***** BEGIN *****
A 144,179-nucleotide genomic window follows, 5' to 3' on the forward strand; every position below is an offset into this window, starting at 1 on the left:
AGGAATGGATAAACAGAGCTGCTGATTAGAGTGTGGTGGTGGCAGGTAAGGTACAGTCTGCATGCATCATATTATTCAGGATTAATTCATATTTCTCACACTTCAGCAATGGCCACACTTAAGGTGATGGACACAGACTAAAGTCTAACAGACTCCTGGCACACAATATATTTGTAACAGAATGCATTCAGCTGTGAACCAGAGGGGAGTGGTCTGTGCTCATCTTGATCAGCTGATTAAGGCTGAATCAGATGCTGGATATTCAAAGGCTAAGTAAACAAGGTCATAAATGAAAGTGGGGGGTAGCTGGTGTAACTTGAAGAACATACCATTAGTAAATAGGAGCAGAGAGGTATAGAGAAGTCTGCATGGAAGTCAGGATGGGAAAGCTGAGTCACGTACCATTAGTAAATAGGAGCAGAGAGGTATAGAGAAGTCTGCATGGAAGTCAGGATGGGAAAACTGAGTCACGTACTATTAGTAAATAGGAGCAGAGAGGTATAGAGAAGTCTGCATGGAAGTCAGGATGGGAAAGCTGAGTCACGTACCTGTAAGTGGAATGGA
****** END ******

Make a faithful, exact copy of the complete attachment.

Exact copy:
A 144,179-nucleotide genomic window follows, 5' to 3' on the forward strand; every position below is an offset into this window, starting at 1 on the left:
AGGAATGGATAAACAGAGCTGCTGATTAGAGTGTGGTGGTGGCAGGTAAGGTACAGTCTGCATGCATCATATTATTCAGGATTAATTCATATTTCTCACACTTCAGCAATGGCCACACTTAAGGTGATGGACACAGACTAAAGTCTAACAGACTCCTGGCACACAATATATTTGTAACAGAATGCATTCAGCTGTGAACCAGAGGGGAGTGGTCTGTGCTCATCTTGATCAGCTGATTAAGGCTGAATCAGATGCTGGATATTCAAAGGCTAAGTAAACAAGGTCATAAATGAAAGTGGGGGGTAGCTGGTGTAACTTGAAGAACATACCATTAGTAAATAGGAGCAGAGAGGTATAGAGAAGTCTGCATGGAAGTCAGGATGGGAAAGCTGAGTCACGTACCATTAGTAAATAGGAGCAGAGAGGTATAGAGAAGTCTGCATGGAAGTCAGGATGGGAAAACTGAGTCACGTACTATTAGTAAATAGGAGCAGAGAGGTATAGAGAAGTCTGCATGGAAGTCAGGATGGGAAAGCTGAGTCACGTACCTGTAAGTGGAATGGA